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Employer Tells Workers To Work '7% Harder' After Minimum Wage Increases

Photo: Reddit, Artie Medvedev/Shutterstock
frustrated worker, note from employer

In a post shared to the r/antiwork subreddit, titled “This was on our communication board today at my work. Guess they forgot minimum wage equals minimum effort,” an employee posted the message left by the organization after [the] minimum wage was increased.

Over the years, inflation has outpaced wage growth, and not by a little bit. It’s becoming more and more difficult to eke out a living that pays for your basic needs like food, clothing, and shelter. But for one company, increasing the minimum wage means that employees need to work harder than they ever did before.

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Photo: Reddit

The announcement tells employees to 'work 7% harder.'

The post didn’t share any of the details regarding what the minimum wage was in the state prior to the 7% increase. However, the state with the highest minimum wage is Washington, at $15.74 per hour but the living wage is $19.58 hourly. Even if employees received an increase there, it would not make up the difference between what they are paid and what they need to get essential needs met.

Commenters were especially shocked that the company would make such a bold statement since they are only paying what is legally required of them. One person said, “We've been legally forced to give you more money, so we'd like to ask that you illegally make sure that you do more work to equal the raise, so we don't practically have to pay you any more than we are doing now, alright?”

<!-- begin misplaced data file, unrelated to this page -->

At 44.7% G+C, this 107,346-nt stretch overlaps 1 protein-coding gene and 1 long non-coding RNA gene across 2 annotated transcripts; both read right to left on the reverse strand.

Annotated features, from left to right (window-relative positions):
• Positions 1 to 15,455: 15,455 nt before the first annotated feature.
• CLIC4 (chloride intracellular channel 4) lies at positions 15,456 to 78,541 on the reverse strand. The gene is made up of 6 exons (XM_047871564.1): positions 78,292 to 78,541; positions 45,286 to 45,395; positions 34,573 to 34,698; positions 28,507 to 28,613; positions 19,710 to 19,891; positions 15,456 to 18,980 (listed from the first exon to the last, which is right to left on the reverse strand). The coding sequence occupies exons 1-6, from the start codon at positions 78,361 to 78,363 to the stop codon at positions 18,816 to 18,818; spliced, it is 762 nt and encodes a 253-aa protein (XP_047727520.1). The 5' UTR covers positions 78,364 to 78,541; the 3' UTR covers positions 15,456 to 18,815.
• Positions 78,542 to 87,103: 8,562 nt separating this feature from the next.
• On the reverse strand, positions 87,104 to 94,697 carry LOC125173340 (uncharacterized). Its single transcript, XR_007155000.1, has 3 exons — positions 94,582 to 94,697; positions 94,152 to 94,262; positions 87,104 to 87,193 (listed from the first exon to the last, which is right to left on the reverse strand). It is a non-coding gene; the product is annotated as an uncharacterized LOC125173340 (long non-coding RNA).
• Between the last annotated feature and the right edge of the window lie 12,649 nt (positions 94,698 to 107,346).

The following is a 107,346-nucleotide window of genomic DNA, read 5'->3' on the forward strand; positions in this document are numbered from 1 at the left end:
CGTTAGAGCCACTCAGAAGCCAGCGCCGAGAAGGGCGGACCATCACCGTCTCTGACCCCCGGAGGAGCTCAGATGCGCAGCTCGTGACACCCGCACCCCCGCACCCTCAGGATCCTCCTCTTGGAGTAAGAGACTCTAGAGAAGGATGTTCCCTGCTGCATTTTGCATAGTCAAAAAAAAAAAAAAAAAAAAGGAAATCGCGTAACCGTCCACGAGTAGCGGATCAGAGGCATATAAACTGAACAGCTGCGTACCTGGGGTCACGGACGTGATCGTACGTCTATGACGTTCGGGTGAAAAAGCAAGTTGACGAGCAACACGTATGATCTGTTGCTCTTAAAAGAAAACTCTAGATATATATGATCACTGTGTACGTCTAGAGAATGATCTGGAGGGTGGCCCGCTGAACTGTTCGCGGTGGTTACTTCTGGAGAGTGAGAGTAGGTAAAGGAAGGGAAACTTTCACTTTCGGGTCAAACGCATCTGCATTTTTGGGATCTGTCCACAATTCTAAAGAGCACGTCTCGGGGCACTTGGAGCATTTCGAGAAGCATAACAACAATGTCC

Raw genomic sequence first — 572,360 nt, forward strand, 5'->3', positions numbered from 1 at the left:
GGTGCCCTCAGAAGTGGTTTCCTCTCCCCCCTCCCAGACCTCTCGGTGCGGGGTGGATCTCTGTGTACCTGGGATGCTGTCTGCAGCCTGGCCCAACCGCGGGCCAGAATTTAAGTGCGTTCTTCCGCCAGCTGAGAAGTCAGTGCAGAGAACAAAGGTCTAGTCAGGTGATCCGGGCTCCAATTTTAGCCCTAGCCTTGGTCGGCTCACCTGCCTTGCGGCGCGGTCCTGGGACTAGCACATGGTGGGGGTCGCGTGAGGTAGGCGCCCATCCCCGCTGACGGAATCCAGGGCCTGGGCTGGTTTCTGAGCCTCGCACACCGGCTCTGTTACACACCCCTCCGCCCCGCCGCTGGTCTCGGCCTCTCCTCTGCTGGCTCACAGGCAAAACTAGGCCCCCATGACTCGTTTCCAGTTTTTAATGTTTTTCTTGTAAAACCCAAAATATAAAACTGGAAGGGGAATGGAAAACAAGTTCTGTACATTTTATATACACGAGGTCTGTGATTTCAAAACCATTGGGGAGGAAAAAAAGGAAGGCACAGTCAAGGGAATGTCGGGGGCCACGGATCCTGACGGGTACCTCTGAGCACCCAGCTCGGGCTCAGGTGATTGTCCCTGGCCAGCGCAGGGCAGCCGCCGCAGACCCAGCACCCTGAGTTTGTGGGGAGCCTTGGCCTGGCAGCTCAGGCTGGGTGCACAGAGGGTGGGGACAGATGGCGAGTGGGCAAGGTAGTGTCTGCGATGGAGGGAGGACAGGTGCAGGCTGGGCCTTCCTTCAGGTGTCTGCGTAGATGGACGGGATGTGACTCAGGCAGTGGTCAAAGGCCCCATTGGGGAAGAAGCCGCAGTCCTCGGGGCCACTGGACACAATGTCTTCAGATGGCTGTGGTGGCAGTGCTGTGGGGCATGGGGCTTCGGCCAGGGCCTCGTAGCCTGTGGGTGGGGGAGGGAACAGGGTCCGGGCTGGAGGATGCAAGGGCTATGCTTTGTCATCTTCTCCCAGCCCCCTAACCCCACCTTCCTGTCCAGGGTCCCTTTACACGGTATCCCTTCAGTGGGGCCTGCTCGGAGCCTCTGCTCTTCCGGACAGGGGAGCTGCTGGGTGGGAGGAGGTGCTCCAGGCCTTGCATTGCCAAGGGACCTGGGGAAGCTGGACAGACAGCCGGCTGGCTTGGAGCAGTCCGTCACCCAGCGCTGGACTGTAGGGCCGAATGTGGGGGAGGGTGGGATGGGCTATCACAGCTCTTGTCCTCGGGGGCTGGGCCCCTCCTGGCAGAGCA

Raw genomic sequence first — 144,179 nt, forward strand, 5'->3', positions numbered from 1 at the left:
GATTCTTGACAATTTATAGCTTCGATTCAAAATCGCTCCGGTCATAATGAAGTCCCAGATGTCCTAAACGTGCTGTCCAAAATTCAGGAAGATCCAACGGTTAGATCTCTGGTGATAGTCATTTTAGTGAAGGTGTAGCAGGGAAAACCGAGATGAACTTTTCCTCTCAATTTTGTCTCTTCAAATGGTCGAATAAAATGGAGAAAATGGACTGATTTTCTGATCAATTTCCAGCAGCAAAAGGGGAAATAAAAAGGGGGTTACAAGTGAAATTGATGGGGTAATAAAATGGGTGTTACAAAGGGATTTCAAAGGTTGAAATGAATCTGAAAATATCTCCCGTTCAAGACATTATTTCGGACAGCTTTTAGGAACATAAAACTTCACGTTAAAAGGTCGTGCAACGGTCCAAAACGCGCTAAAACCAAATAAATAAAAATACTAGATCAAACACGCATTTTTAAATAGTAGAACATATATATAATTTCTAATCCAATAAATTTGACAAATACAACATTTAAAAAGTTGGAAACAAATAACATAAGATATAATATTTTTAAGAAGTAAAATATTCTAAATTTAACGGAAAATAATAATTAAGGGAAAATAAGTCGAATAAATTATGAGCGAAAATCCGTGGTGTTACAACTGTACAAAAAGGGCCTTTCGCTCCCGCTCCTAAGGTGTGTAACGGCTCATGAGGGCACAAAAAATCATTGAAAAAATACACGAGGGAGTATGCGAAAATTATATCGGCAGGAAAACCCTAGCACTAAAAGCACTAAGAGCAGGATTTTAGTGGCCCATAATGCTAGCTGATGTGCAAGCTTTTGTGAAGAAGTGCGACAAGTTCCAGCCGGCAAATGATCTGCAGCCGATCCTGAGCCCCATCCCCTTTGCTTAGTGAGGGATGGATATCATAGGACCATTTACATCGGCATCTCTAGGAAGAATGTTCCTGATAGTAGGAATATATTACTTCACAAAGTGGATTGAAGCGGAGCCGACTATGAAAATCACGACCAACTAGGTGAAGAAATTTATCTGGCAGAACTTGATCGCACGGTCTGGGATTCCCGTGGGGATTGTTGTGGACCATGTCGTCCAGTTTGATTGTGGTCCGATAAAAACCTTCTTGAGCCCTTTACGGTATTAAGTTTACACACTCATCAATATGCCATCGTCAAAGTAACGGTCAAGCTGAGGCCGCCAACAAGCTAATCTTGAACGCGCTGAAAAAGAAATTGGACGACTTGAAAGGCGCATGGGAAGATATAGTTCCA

As an employer, sending the message that you are only willing to pay what you are compelled to be law is already demoralizing. A truly empathetic, purposeful, and compassionate company that has its employees’ best interests at heart and creates a compensation philosophy centered around getting the necessary work done and considering its employees’ needs.

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Many people are now of the mindset that minimum wage equals minimum effort from workers.

They believe that if an employee is paid the lowest amount they can be for a job, they should be expected to do exactly what is required of them to meet expectations and nothing more.

This particular business seems to be fully aware that employees are not going above and beyond basic duties and seemingly believes that it is directly correlated to the pay they are receiving. They may be right, considering that when pay is increased for low-paid workers who were underperforming, their productivity increases by as much as 22%.

But for those who already made a livable wage and for top performers, there was no notable difference in the speed or quality of their work.

It’s important to keep in mind that employees who don’t make enough money to cover expenses can experience food insecurity, housing instability, a lack of suitable childcare, and detrimental impacts on their mental and emotional well-being. But, by making a blanket statement, as this employer did, they leave a bad taste in the mouths of employees that have already committed themselves to the work despite the low wages.

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NyRee Ausler is a writer and author from Seattle. She covers issues navigating the workplace using the experience garnered over two decades of working in Human Resources & Diversity, Equity, and Inclusion.